The City of Ice (Gates of the World #2)

22033888Title: The City of Ice
Author: K. M. McKinley
Series: Gates of the World #2

Deep in the polar south stands a city like no other, a city built aeons ago by a civilisation mighty and wise.

The City of Ice promises the secrets of the ancients to whomever can reach it first. It may prove too little knowledge too late, for the closest approach of the Twin in 4000 years draws near, an event that has heralded terrible destruction in past ages.

As the Kressind siblings pursue their fortunes, the world stands upon the dawn of a new era, but it may yet be consumed by a darkness from the past.

Industry and magic, gods and steampower collide in the captivating sequel to The Iron Ship.

Rating: C+

We all wear masks – some for others, some for ourselves. Some are placed upon us without our knowing.

I had some issues with The Iron Ship, the first book in the trilogy but was intrigued enough that I wanted to read the second book as well. One of the things that bothered me in the first book was that it was all so slow-going. A lot of it was either people preparing for a journey or people already on a journey (and only in some cases I had a vague idea about what expected them at the end of the journey). But the end promised that in the next book there would be more action.
Well. Trassan, the character who prepared to go on a journey in the last book, goes on that journey. It takes most of the book. Then, towards the end of the book, something big happens. Guis, one of my favourite character from the first book, barely appears (he only has one chapter). Katriona, my other fave, got furious about the lack of laws forbidding child labour and did something about it. She was awesome. Just like in the previous book where she dealt with embezzlement. No, I’m not being sarcastic here, I love that we get a female character like her in a fantasy novel. But I still have no idea how her story connects to the larger plot.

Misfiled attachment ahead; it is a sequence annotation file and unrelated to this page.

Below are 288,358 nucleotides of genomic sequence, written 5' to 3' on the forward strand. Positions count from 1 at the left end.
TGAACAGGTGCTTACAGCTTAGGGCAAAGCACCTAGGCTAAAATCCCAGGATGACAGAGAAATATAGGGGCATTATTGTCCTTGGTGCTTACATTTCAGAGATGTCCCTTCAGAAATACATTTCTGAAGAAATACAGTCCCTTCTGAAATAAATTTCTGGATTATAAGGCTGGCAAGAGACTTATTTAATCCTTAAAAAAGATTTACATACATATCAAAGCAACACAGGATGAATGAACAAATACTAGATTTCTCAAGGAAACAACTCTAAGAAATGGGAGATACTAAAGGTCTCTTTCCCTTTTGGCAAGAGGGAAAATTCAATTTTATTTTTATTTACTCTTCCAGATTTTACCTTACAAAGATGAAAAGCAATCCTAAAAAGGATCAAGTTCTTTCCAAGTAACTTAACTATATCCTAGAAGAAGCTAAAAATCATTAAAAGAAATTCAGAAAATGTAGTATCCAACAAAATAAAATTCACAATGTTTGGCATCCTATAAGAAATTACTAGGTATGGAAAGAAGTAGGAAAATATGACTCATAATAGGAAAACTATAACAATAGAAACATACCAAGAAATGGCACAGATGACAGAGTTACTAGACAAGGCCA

Garten, the character who spent the last book with lots of bureaucracy and diplomacy, does more diplomacy. Then, towards the end of the book, something big happens. Aarid who got worried about something in the last book and went somewhere to discuss his worries finally arrived there. He waited for a while and then something unexpected happened. (Not towards the end. More halfway through. But then we didn’t hear from him anymore). Rel, who spent the last book getting from one point to another, continued traveling. By the end, he has arrived somewhere. I think.
We also got new characters. Like the immortal guy who is into BDSM but has some trouble with the ‘sane’ and the ‘consensual’ bit of it. He was also an ass in general and while there was some entertainment value in a fantasy novel talking about “a series of sexual practices outlawed in many kingdoms” I just didn’t see the point of that plotline at all. It could have definitely been shortened a lot.

So overall, I feel conned after reading this book. Because it was just like the first book. Long stretches of not much happening, right until the end where things go boom (literally in some cases) and you are promised that things get more exciting in the next book.
And I feel even more conned because of course, I’m going to read the final book. I want to know what happens next. Even if there’s a danger that 200 pages of it are going to be people traveling through the ice/the dessert and discussions of a minimum wage before something happens. Because I really want to know hat is going to happen to those characters (and that world in general).

ARC provided by NetGalley

Review of Book 1

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